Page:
- Christopher Wesley
After my year of volunteering, I needed a job that could pay the bills and keep me from moving back home. That’s when I found a position as a middle school youth minister. My initial thought was, “I can do this for two years while I figure out what I want to do with the rest of my life.” Over a decade later, I wouldn’t change what I do. I love youth ministry and I love working for the local church. Often I get asked, “How did you afford it considering you have a family?” The truth is that it wasn’t always easy, but it is possible.
EMBRACE THE BALANCE AND SACRIFICETo work in any industry takes sacrifice. If you want to balance your professional and personal life, you need to communicate and know your limitations. Do not assume that your spouse or your pastor understands what it takes to maintain balance. Some of the difficult conversations circled around:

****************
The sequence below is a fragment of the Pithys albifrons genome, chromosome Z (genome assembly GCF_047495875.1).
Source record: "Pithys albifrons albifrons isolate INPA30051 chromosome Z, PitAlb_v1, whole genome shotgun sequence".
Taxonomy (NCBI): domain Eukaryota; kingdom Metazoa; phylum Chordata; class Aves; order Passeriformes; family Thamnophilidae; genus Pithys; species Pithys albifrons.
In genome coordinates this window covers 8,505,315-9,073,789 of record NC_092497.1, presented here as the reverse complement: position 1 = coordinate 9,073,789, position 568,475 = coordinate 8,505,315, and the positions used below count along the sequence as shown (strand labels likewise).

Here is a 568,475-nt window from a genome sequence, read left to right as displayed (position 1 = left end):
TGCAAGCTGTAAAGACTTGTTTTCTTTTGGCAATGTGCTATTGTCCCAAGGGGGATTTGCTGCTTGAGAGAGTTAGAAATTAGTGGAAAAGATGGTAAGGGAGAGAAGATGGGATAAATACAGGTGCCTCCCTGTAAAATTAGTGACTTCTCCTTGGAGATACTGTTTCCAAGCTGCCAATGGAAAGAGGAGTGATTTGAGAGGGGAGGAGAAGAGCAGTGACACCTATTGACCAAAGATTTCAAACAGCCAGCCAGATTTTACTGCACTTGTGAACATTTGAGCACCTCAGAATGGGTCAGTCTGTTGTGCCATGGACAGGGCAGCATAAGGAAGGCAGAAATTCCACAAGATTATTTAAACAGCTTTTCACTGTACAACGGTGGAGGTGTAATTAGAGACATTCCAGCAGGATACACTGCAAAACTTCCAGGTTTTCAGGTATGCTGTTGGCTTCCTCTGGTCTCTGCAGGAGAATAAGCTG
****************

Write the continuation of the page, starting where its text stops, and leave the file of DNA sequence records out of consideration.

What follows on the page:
- Working on Sundays and holidays.
- Having my spouse work full-time.
- Taking time off and changing my schedule for life change (i.e., children).
UNDERSTAND YOUR PROFESSIONAL WORTHA big mistake I made early on in ministry was assuming that I was owed a salary based on life choices like marriage, home ownership and children. While God was calling me to pursue those paths, it didn’t mean the church had to fund them. Your worth as a youth minister is based off of the work you do. To understand your professional worth you should:
- Look at the average income of a youth minister in your area.
- Evaluate what you bring to the organization and overall performance.
- Know the financial limitations of your parish.